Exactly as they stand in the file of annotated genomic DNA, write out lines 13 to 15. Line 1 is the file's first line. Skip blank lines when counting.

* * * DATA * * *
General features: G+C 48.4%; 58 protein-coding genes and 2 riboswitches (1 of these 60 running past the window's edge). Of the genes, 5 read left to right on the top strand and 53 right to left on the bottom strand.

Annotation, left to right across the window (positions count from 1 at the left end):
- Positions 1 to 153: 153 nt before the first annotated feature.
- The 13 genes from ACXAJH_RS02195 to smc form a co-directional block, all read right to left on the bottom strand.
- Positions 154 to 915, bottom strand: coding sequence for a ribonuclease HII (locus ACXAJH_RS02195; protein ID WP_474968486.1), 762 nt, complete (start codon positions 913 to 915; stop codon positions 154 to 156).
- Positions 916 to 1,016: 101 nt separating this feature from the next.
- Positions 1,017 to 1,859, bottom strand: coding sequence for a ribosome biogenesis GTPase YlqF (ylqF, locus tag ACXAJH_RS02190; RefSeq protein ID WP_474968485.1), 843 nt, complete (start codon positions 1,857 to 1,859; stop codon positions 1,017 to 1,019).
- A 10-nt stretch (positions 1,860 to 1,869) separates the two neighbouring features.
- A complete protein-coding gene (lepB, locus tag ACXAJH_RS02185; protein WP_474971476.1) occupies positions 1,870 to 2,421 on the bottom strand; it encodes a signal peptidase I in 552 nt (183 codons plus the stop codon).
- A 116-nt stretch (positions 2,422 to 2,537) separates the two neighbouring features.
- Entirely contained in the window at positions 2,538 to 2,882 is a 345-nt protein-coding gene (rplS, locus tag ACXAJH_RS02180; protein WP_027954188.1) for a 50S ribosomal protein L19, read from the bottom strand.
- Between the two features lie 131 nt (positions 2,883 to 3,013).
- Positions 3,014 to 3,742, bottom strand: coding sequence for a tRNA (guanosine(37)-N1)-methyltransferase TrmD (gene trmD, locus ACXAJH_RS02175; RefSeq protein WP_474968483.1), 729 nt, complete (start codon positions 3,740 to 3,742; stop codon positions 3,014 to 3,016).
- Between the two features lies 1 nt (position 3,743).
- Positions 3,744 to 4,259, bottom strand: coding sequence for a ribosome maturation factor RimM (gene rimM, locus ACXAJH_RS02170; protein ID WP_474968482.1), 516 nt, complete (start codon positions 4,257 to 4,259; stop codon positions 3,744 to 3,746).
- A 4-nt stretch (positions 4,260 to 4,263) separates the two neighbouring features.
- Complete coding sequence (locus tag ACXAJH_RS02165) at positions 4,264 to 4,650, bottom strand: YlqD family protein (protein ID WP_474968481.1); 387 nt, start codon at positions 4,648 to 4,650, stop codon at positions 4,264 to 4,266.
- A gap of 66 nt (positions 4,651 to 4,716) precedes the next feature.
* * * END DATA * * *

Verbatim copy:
- Positions 3,014 to 3,742, bottom strand: coding sequence for a tRNA (guanosine(37)-N1)-methyltransferase TrmD (gene trmD, locus ACXAJH_RS02175; RefSeq protein WP_474968483.1), 729 nt, complete (start codon positions 3,740 to 3,742; stop codon positions 3,014 to 3,016).
- Between the two features lies 1 nt (position 3,743).
- Positions 3,744 to 4,259, bottom strand: coding sequence for a ribosome maturation factor RimM (gene rimM, locus ACXAJH_RS02170; protein ID WP_474968482.1), 516 nt, complete (start codon positions 4,257 to 4,259; stop codon positions 3,744 to 3,746).